• I Let You Go by Clare Mackintosh - A satisfying thriller with an especially malevolent villian. After a major twist in the middle, I couldn't put it down.
  • The Last Anniversary by Liane Moriarty - A quirky family, their secrets, and finding peace.
  • Three Wishes by Liane Moriarty - Triplets in their early thirties come to terms with themselves, their mistakes, and each other.
  • Homesick for Another World by Ottessa Moshfegh - The writing is superb; the sentiment is exhausting
  • The Cruellest Month by Louise Penny - These mysteries have so much heart. I love the series.
  • Small Admissions by Amy Poeppel - A delightful story about a young woman's accidental foray into private school admissions. 
  • The Seven Husbands of Evelyn Hugo by Taylor Jenkins Reid - An addicting old-Hollywood tale. Perfect vacation reading.
  • Maybe in Another Life by Taylor Jenkins Reid - I loved this Sliding Doors-style dual love story in which we're left to ponder whether life is "meant to be" or "what we make it."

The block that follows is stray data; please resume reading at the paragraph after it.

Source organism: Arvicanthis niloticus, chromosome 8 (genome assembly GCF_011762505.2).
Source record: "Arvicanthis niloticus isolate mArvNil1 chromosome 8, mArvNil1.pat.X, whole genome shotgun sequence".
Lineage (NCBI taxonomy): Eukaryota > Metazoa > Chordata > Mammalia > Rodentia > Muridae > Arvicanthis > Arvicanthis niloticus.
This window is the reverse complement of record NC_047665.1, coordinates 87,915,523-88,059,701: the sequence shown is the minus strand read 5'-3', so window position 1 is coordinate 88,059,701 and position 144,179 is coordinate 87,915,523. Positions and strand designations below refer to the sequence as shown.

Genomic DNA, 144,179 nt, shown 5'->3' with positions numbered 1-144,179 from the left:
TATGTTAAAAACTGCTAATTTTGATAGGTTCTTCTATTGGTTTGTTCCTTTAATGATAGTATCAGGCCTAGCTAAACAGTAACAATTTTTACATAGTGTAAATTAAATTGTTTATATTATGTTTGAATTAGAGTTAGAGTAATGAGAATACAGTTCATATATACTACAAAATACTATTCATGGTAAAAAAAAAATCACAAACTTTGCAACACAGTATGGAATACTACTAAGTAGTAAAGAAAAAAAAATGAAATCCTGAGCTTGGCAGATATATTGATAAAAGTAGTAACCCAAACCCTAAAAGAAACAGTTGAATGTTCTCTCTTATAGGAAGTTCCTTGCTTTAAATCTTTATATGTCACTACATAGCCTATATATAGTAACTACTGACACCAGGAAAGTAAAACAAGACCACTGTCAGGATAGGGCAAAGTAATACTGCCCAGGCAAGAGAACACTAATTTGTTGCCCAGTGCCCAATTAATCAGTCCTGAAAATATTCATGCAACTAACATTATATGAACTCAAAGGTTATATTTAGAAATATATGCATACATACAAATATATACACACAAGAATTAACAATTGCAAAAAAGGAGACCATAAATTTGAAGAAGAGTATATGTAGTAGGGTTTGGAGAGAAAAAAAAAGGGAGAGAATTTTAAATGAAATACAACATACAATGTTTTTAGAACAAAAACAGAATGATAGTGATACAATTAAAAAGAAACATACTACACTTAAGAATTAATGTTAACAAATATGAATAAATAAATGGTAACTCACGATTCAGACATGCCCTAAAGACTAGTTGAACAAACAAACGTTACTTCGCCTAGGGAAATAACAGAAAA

• One True Loves by Taylor Jenkins Reid - So light and lovely that the improbable premise didn't bug me.
  • Startup by Doree Shafrir - Men, women, drinking, smoking, and the crazy culture at tech startups. I didn't like any of the characters, but I was invested in the story.
  • The Nest by Cynthia D'Aprix Sweeney - It's about the "black sheep," the legacy of sibling rivalries and loyalties, and the destructive potency of unearned money. 
  • The Woman in Cabin 10 by Ruth Ware - Classic locked-room mystery aboard an elegant yacht in the Norwegian fjords. 
  • Young Jane Young by Gabrielle Zevin - An utterly readable, funny, warm-hearted story about identity and redemption.

Okay, I'm glad I did that. Past book lists are HERE. I'm going to list my favorites in other genres in the coming days! 


mm said...

Little Fires Everywhere is on my list to read. Thanks for sharing.

LH said...

This is an amazing list. A good resource for me for 2018.

President Obama also liked the Hamid book.